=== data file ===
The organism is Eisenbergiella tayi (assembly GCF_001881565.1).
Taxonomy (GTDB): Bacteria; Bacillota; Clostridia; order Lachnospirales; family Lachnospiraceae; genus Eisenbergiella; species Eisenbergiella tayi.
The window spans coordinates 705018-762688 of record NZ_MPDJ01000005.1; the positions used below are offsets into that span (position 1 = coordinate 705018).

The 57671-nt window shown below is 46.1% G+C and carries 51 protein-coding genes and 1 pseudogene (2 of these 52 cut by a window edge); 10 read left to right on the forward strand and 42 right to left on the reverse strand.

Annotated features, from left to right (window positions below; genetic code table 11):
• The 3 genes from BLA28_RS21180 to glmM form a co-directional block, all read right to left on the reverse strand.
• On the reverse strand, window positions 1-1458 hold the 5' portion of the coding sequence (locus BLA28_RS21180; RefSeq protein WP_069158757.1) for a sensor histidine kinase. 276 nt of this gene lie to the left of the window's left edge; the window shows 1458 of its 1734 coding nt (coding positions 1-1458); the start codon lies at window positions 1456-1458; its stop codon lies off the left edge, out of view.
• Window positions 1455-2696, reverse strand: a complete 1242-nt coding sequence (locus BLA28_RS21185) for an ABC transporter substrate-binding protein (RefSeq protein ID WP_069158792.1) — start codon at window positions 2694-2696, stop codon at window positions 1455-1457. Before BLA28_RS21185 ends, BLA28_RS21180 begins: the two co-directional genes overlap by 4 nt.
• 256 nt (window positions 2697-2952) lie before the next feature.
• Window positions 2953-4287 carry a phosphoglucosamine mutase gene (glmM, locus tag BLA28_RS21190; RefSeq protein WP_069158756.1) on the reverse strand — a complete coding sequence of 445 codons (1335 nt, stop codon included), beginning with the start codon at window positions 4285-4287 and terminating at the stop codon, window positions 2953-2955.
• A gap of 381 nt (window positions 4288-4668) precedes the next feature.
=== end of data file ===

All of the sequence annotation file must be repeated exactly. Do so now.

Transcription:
The organism is Eisenbergiella tayi (assembly GCF_001881565.1).
Taxonomy (GTDB): Bacteria; Bacillota; Clostridia; order Lachnospirales; family Lachnospiraceae; genus Eisenbergiella; species Eisenbergiella tayi.
The window spans coordinates 705018-762688 of record NZ_MPDJ01000005.1; the positions used below are offsets into that span (position 1 = coordinate 705018).

The 57671-nt window shown below is 46.1% G+C and carries 51 protein-coding genes and 1 pseudogene (2 of these 52 cut by a window edge); 10 read left to right on the forward strand and 42 right to left on the reverse strand.

Annotated features, from left to right (window positions below; genetic code table 11):
• The 3 genes from BLA28_RS21180 to glmM form a co-directional block, all read right to left on the reverse strand.
• On the reverse strand, window positions 1-1458 hold the 5' portion of the coding sequence (locus BLA28_RS21180; RefSeq protein WP_069158757.1) for a sensor histidine kinase. 276 nt of this gene lie to the left of the window's left edge; the window shows 1458 of its 1734 coding nt (coding positions 1-1458); the start codon lies at window positions 1456-1458; its stop codon lies off the left edge, out of view.
• Window positions 1455-2696, reverse strand: a complete 1242-nt coding sequence (locus BLA28_RS21185) for an ABC transporter substrate-binding protein (RefSeq protein ID WP_069158792.1) — start codon at window positions 2694-2696, stop codon at window positions 1455-1457. Before BLA28_RS21185 ends, BLA28_RS21180 begins: the two co-directional genes overlap by 4 nt.
• 256 nt (window positions 2697-2952) lie before the next feature.
• Window positions 2953-4287 carry a phosphoglucosamine mutase gene (glmM, locus tag BLA28_RS21190; RefSeq protein WP_069158756.1) on the reverse strand — a complete coding sequence of 445 codons (1335 nt, stop codon included), beginning with the start codon at window positions 4285-4287 and terminating at the stop codon, window positions 2953-2955.
• A gap of 381 nt (window positions 4288-4668) precedes the next feature.